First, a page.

The origin of wo&d engraving, the former processes employed in accomplishing the work, and in taking impressions therefrom, have been fully treated in a former number of this journal. To trace the various improvements in the art, and follow it in its progressive stages down to the present time, will be the main object of this article. : Wood engraving, or "Xylography," as it is technically termed, reached its various stages of perfection in Europe through the instrumentality of a few celebrated painters, who, it may be said, were the pioneers in giving to the civilized world, faithful copies of their own and the works of the great masters. Among the most prominent of these artists were Mark Antonio Raimondi, Titian, Caracci, Salvator Rosa, Claude, Guercino, and Canaletti, of the Italian school; Albert Durer, Holbein, Bloemart, Muller, Rubens, Vosterman, Rembrandt, Vandyke, Jacob Ruysdael, and Paul Potter, of the Dutch and Flemish schools; Garnier, Edelinck, Audran, LeClerc, Wille, and Vivares, of the French school; Woollett, Sir Robert Strange, Sir Christopher Wren, Vertue, and Hogarth, of the English school. The works of these artists, who ill became celebrated as engravers on copper and wood, oi-fered an incentive to hundreds of others to engage in the art, nany of whom from tinle to time, added new improvements ipon the style and execution of their predecessors. Still as ihe foundation was laid by the painters, it was comparatively m easy task for those who succeeded them, to rear the super-jtructure and thus perfect the work. A great deal of time and labor were expended in completing fine wood engraving during the period to which we refer, which necessarily made the prices demanded for such be-fond the reach of the masses, the demand being thus ex-:remely limited. The gradual spread of education, and tha general diffusion of knowledge, rendered further improvements necessary, among the foremost of which was a method by which the work could be facilitated, both in the engraving 5f the block and in the impressions taken therefrom. This 5vas essentially necessary in illustrated books, as the impulse created by the increased demand for reading, as a sequence, intimately associated itself with the business of wood-cutting, ro effect a large circulation of these works among all classes 3f people, it became necessary that a style of engraving should be adopted peculiarly applicable to cheap publications, with the view of placing these bobks, and other illustrated works, tvithin the reach of all. To England belongs the honor of first introducing the improvement which ultimately led to this much desired result. The principal feature in this improved style of xylography, was a bold method of cross hatching, first adopted by Sylvanus Jackson, of Lqndon, in 1833, at which time the Penny Magazine and the Penny Encyclopedia, afforded the people at large, through the auspices of The Society for Diffusion of Useful Knowledge, the opportunity of buying a valuable publication, in serial numbers, for the low price of one penny. After repeated experiments this artist succeeded in imitating, on wooden blocks, at one tithe the labor and cost, the admirable cross hatchings of the fine old copper plate engravings of Raffaelle Morgan, and other distinguished artists, whose copies of the works of the old masters-are to this day considered models of artistic excellence. These cross hatchings require an entirely different mode of manipulation on wooden blocks compared to metal plates. It is the business of the wood engraver to leave all the lines upon the block which the draftsman has traced with his pencil, and to accomplish this he cuts away all ihe parts which form the spaces between the various lines of the drawing. The lines thus stand up in relief, and when ink is applied to the block by the printer, in the same way he applies it to metal types, the impression on the paper is taken by subjecting it to an adequate pressure. Engraving on copper is performed by cutting away the lines representing the subject and leaving the intermediate spaces. When the ink, which is of a different kind from that used on wooden blocks, is applied to the plate, the lines, which represent so many gutters, become filled with it. The surface is thei wiped off and cleaned with a roller, and the impression afterwards made on a graver's press, that portion being padded which comes in contact with the plate. When it is known that the plate has to be cleaned and polished after it is inked, at every impression, it will not be difficult to comprehend that, with the facilities afforded in steam print ing, one hundred impressions can be taken from the wooden blocks in the same time it would take to print five from the metal plates. The reference to steam printing brings us forward to a still later improvement in xylography; namely, the process of adapting the engraved blocks to the uniform printing, to be effected by the revolutions of a rotary or cylinder press—the latest and most approved style of press for expediting the work of printing now in use. This process consists in lowering the surface of the wood wherever light tints are required to be produced. This is effected by scooping out the wood, like an inclined or shelving trench, from the edges of the shadows, and afterwards engraving the hatched lines upon the lowered surface, the surface of the block thus being accommodated to the action of the revolving cylinder. This process is technically termed scooping (or scauping) and trenching. By this mode of lowering the lights upon the block, the artist is sure that if ordinary care is used, at every impression of his performance on a cylinder press, the lights and shadows will be equally perfect. This great improvement, which has progressively been pursued of late years in wood engraving, and the immense reduction of the cost of their manufacture, are mainly attributable to this process. In connection with the appliances above named for taking the impression, this feature of mechanical art, which is based solely upon scientific principles, will not only lead ultimately to a high state of perfection in wood engraving, but will read ily adapt itself to the continually-increasing demand for cheap illustrated literature. We have already shown that through its means an immense number of any illustrated work can be executed with the greatest rapidity at a comparatively small cost. We will now refer to still further improvements, which have so far elevated the business of wood engraving as a branch of art, that it has at length, by common consent, been dignified as one of the fine arts. We look upon a finely executed engraving with evident pleasure, and, as connoisseurs, we know certain requisites are necessary to enable the artist to produce it. For example: correctness of drawing and design, vigor, freedom and facility of execution, clearness in the lights and transparency in the shadows, texture, and mechanical skill. In limning the human form, animals, etc., a knowledge of anatomy is superadded. In a landscape the engraver must also possess a creative talent, first, to conceive his composition, second, to imitate nature to that degree that his lines, produced by the graver, become capable of express- 68 ing character, quality, sunshine, moonlight, storm, morning, evening, distance, chairoscuro, grace, Jjeauty, and the most diflacult of all, color. In producing the latter the engraver uses his brain and his burin, while the painter is greatly assisted by the use "of various pigments, which of themselves resemble the natural hues perceptible in a landscape. To Ije able to invest his work with these several requisites the engraver must be a thorough artist, and, as the art has now reached this stage of perfection, it is properly classified among the fine (wts. We come now to THE PRACTICE OF THE WOOD ENGRAVER. To describe in detail everything connected with the business of wood engraving, and to follow the artist from the beginning to the completion of a picture, would occupy more time and space than can be devoted to a newspaper article. All, therefore, the readers can reasonably expect in this treatise is an outline of the modus operandi. The wood which is chiefly used for the purpose of engraving is that of the box tree, a cdnsiderable quantity of which is imported into this country, the best being obtained from Odessa. The blocks for engraving are cut directly across the grain, few logs furnishing pieces sufficiently large for wood cuts of any size, in which, case two or more pieces are fitted to-getlier with great exactness. Other woods are also used for commoner work, such as pear, bay, mahogany, maple, and white pine. Box is invariably preferred for fine work from the fact of its being less poroUjs, and its adaptability to the finest lines that a graver is capable of executing. Cut into blocks, it is the dearest of all the woods used in the business the price being from two and a half to ten cents per square inch. Maple is worth from two to three cents ; mahogany, one cent; pear, one and a half, arid white pine one dollar and twenty-five cents per slab of twenty-eight to thirty-two inches. Blocks for illustrated newspapers and books correspond in thickness to the length of the metal types used in printing. For separate engravings they are proportioned to the size of the work. It is a popular fallacy to suppose that chemicals are resorted to, to corrode the spaces between the hatched lines of a wood engraving ; aquafortis and other chemical agents are only used in etching and in mezzo tint and aqua tint engravings. The art of xylography consists simply in producing a design upon a wooden block by incision only. Early writers upon the subject, many of whom never saw an artist at Work, entertained certain pet theories which they ventilated in their histories, corrosion applied to wooden blocks being the most culpably fallacious among them. In the process of wood engraving the use of corrosive agents is strictly interdicted for the obvious reason that wood, being of a porous nature, would absorb all powerful chemical agents, and however often the surface of a block might be cleansed after the parts to be removed are eaten away, such is the insidious nature of the chemicals employed that the lines left standing would be also affected, the fiber of the wood thereby weakened, and the engraving in time destroyed by a slow but sure decay. Even with the box wood, the least porous of all the kinds used, the chemical acid, secreted in the pores, would eat into the softest part of the fiber, leaving the harder parts for a time intact, thus rendering the lines unequal and imperfect. The design is drawn upon a block, which presents a perfectly smooth sarface, with a fine pointed black lead pencil. This part of the work is done by a draftsman, whose profession is distinct from the engraver. The drawing upon the block, like that of any other kind of engraving, is the reverse of the impression made from it, in the same way that a mirror reflects a reversed view of any object in front of it. The engraver rests his block upon a flat circular cushion filled with sand ; this is about seven inches in diameter, controlling the block with his left hand as he operates with his right. For very fine work he uses a magnifying glass for the minute lines, even with the aid of this a true eye, a steady hand, and the utmost care are indispensable. The tools used in wood engraving, under the general name of gravers, are thus classified : First, squa/re toolsj for cross hatching ; second, lozenge tools, for foliage and ground work ; third, tinting tools, for producing the various tints ; fourth, gouges, or scaupers, for cutting out the dead wood ; fifth, fit chisels for lowering the edges. These tools vary in size and shape; some have a triangular point and edges ; some are pyramidal with irregular sides, others sharp pointed, square, and oval. They are all made of the finest steel, and when occasion requires it, are sharpened on an oil stone. The best tools now in use are those manu- factured by Renard, of Paris, the Messrs. Stubbs, of London, and Nixon, of this city. ' Where wood engravings are to be introduced in books or newspapers, they are incorporated in the form with the metal types, and, presenting a like flat surface, receive the ink from the roller, whn impressions on paper, dampened previously for the purpose, are thrown off with the same rapidity as any ordinary printed matter from the type alone. In conclusion, we cannot too highly commend the efforts of Linton, and a few other celebrated engravers of the present day, for their indefatigable zeal in advancing the art of wood engraving to the pre-eminence it now enjoys. They have not alone labored long and faithfully to improve and perfect the art, but they have taught us its great utility and importance, and we are now made to perceive that xylography bears the same relations to design and painting that typography bears to written language.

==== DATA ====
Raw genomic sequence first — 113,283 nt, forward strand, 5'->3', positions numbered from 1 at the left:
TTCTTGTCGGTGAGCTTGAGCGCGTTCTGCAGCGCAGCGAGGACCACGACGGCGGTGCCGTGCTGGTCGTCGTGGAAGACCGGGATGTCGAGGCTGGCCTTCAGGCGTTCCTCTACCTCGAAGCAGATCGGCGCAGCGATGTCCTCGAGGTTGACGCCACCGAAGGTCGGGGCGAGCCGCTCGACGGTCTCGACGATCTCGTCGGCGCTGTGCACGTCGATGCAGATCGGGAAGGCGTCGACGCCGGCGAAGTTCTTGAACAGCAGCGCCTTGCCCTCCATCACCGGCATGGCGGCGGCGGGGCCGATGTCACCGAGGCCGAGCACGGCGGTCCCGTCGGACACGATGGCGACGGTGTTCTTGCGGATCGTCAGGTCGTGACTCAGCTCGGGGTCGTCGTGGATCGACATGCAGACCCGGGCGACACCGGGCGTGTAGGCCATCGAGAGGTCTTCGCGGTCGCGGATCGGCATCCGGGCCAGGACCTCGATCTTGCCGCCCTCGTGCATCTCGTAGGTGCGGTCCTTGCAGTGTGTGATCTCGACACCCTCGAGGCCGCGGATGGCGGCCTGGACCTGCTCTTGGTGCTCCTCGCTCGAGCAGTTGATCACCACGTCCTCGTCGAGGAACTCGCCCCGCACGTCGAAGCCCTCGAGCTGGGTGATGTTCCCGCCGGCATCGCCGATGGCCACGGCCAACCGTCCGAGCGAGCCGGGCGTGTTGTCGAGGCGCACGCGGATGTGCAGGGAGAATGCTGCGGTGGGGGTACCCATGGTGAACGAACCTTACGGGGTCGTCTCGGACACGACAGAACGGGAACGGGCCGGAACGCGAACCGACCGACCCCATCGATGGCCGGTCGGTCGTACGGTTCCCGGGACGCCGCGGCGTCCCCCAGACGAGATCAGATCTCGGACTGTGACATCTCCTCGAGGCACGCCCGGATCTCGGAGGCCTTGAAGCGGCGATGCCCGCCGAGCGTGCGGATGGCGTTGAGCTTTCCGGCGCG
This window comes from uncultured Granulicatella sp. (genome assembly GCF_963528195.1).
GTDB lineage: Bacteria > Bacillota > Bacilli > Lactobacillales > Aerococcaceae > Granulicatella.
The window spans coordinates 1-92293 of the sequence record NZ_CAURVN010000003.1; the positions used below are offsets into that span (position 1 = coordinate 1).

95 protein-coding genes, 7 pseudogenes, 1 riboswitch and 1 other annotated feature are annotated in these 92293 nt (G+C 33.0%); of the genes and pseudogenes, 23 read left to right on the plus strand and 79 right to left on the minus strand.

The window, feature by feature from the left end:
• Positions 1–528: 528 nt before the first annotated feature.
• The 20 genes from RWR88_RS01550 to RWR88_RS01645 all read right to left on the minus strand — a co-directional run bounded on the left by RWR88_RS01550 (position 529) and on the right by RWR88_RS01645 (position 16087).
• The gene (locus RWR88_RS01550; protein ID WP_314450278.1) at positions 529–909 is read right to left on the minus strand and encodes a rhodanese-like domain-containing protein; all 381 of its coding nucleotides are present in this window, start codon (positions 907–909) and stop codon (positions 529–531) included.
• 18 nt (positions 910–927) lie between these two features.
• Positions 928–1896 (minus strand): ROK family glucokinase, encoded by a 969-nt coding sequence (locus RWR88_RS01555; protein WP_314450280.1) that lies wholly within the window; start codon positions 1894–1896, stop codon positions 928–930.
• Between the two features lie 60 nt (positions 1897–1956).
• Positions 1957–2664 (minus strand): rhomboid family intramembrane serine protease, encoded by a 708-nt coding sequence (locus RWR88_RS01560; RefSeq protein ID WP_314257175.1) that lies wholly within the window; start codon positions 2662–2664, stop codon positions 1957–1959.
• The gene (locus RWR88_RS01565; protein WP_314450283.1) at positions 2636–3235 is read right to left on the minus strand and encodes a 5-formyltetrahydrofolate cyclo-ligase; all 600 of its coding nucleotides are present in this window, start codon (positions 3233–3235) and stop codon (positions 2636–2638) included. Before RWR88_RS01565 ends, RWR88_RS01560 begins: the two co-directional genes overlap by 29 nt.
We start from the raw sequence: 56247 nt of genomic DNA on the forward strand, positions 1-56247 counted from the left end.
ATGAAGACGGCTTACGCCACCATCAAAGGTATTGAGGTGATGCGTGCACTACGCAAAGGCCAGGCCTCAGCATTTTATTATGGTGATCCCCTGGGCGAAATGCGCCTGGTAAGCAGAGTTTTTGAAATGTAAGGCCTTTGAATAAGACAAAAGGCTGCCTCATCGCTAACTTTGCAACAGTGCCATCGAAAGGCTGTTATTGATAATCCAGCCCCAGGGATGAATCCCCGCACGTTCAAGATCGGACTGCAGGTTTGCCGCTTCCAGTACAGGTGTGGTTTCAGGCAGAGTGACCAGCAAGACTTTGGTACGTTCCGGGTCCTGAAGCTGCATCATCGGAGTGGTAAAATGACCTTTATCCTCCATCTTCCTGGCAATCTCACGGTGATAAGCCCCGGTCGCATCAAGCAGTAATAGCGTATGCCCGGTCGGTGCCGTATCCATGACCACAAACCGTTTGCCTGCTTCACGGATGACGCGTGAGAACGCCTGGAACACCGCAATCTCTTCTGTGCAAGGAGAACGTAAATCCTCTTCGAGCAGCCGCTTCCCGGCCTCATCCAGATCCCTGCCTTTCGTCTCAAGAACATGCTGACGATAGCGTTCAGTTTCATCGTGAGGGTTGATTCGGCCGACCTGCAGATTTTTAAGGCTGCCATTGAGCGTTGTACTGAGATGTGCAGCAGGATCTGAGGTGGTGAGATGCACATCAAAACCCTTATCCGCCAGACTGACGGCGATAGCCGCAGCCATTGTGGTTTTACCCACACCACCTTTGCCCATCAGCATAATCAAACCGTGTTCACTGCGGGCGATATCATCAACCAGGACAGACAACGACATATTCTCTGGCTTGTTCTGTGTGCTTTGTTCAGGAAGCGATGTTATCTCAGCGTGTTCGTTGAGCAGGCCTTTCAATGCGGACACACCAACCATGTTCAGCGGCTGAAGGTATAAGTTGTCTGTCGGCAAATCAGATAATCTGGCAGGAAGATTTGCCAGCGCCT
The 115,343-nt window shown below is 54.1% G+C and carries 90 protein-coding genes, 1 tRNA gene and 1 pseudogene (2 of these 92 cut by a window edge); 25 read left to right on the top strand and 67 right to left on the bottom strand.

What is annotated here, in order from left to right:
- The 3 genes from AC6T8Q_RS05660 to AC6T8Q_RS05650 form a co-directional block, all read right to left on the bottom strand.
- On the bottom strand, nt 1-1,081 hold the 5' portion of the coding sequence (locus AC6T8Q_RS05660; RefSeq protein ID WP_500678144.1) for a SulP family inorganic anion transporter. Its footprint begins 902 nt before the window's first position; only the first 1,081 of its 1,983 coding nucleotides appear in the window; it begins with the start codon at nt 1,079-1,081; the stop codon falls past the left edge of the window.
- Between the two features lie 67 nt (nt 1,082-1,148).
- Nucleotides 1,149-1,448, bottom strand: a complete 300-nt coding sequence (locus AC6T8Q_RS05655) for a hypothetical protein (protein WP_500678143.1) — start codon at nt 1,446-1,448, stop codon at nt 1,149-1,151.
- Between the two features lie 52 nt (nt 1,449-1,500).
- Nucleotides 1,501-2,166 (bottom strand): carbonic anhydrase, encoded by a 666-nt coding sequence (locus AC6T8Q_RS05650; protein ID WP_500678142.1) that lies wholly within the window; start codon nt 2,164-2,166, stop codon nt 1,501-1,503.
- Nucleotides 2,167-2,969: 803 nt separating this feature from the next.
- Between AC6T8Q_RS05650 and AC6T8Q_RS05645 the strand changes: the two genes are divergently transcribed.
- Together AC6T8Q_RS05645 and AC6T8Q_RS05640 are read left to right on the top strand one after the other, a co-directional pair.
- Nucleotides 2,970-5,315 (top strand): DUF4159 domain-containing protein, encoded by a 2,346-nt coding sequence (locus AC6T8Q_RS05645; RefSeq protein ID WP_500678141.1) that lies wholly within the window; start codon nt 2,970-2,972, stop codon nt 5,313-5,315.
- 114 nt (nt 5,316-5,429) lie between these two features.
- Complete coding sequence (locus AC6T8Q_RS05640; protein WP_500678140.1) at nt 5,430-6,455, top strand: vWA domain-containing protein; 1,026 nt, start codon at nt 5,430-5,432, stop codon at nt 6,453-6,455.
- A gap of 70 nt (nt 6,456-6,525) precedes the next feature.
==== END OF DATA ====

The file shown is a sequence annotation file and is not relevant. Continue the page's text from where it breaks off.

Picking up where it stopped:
This article was originally published with the title "Wood Engraving—Improvements in the Art"